ATLANTIC BEACH, Fla. – A traffic stop in Atlantic Beach last week led to the arrest of a 33-year-old man on charges of possession of marijuana-laced candy, marijuana, cocaine, mushrooms and LSD.
Last Tuesday evening, an Atlantic Beach officer on patrol spotted a car with a headline out at the intersection of Mayport Road and Plaza Drive. According to an arrest report, the officer then saw the car go through a red turn arrow without stopping and made a traffic stop.
The report said David Haddad had watery and glassy eyes, a blank stare and was sweating heavily when stopped. He was unable to find his driver's license, telling the officer he'd lost his wallet at a bar.
The report said a search of the car with the help of a K-9 officer turned up a small amount of marijuana in a cellophane wrapper on the floor of the car; a grocery bag on the passenger seat that contained 26 bags of "gummies" with labels saying they contained 75 mg of THC, the active ingredient of marijuana; five small bags of cocaine; a backpack that contained more candy labeled to contain 100 mg of THC; a plastic bag containing 15 ounces of mushroom; papers from a magazine that later tested positive for LSD, and a small metal pipe. Haddad told police the candies "were his which he got from a stripper."
Haddad is listed as living about one mile from an Atlantic Beach park where dozens of children played baseball Tuesday evening. Parents, like Derek Martin told News4Jax this arrest has them very upset and concerned.
"It's concerning to me personally, because we teach our kids to not take anything from children or strangers or anything like that," said Martin.
"Just cause you know, kid thinks it's candy and tries to taste it and eats it and winds up in hospital. You never know," Jason Roberts said.
Haddad was charged with trafficking in LSD, possession of a hallucinogen with intent to sell, possession of marijuana with intent to sell, possession for the manufacture or delivery of drugs, possession of drug paraphernalia and two traffic offenses. He was also charged with possession of marijuana, cocaine and hallucinogens with intent to sell within 1,000 feet of a place of worship.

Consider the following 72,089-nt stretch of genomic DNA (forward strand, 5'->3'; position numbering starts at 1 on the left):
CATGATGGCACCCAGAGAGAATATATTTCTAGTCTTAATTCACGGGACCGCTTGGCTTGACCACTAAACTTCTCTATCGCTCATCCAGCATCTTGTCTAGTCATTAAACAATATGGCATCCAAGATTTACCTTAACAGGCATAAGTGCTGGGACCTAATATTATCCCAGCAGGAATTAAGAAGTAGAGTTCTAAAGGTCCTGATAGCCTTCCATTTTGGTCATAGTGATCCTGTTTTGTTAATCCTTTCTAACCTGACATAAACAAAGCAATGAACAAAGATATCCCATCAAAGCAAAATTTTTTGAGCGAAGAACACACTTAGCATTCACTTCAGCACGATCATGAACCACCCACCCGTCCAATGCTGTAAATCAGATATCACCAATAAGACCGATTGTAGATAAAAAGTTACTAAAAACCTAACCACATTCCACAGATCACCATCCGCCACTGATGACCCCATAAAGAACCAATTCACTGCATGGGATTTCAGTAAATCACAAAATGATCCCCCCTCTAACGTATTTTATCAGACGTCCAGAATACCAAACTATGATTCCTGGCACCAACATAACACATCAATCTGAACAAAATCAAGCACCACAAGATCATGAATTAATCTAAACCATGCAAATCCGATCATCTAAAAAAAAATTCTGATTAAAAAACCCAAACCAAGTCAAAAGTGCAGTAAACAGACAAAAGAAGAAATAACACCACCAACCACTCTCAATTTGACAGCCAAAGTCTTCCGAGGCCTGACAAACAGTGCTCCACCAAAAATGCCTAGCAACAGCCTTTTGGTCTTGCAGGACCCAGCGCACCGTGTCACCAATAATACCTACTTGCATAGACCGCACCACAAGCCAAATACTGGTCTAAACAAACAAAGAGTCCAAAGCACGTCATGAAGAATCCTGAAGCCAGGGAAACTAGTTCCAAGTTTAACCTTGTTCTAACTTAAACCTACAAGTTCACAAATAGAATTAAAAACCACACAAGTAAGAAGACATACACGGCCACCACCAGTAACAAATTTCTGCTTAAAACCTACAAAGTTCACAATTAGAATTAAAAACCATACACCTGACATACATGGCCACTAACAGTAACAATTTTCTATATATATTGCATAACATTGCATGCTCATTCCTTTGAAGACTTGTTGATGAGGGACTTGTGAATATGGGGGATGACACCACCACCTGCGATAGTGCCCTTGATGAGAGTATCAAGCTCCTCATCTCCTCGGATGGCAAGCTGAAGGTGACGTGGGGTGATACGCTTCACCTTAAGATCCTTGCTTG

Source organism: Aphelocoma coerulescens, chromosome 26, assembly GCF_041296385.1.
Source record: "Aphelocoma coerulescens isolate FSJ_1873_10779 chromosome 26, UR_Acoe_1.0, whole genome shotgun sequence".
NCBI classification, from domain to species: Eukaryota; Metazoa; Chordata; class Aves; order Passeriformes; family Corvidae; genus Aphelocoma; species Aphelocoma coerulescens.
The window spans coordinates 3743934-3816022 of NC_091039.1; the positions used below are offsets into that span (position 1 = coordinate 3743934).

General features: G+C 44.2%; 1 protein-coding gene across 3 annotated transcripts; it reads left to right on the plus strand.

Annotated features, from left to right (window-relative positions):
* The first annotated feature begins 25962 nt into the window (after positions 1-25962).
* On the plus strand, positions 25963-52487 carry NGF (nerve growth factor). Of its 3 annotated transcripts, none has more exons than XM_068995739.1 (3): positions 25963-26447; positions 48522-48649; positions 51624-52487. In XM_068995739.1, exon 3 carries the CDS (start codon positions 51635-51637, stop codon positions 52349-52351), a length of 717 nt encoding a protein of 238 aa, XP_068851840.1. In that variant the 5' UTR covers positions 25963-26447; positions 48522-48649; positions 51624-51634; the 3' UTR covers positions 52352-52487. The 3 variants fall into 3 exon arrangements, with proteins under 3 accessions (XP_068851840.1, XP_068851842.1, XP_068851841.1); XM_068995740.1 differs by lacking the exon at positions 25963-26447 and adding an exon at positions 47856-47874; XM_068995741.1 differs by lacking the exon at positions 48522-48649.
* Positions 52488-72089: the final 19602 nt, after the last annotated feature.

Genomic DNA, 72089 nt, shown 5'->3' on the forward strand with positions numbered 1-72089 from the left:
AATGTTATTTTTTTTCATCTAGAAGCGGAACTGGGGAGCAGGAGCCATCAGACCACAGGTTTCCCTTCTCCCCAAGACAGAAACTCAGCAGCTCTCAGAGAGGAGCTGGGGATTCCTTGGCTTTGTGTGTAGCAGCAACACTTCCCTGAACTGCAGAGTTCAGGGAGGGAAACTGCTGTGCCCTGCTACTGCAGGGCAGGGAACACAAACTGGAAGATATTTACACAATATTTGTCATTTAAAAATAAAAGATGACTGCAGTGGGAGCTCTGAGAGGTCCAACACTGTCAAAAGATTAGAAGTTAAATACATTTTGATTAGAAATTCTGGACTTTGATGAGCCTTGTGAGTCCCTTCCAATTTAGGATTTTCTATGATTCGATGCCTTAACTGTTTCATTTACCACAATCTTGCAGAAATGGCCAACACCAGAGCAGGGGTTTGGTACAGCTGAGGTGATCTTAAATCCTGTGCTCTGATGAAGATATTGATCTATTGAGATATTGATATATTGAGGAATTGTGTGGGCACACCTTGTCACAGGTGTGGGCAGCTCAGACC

While News4Jax has not learned of any reports of the THC-laced candies being found in area schools, police have warned parents that marijuana edibles have become popular across the country.
Dr. Pam Mullarkey Robbins is the CEO and founder of Project SOS, an organization designed to help empower children and parents. Robbins said this is a lesson for parents about any candy their children have.
"I would say if you don't have a label and an identifiable candy maker you trust, then I would not let your kids have it. I would go through every piece of candy, because they're trying to get them hooked on marijuana so they can eventually be sellers and make money, is what it's all about," Mullarkey said.
Authorities said these candidates can be extremely dangerous because people who eat them may not realize they are getting high and then eat more.
The experts said when someone consumes marijuana in an ingestible form, its THC is metabolized by the liver, which produces a stronger effect. It can also be dangerous to eat marijuana candy while using some medications, which could lead to an overdose.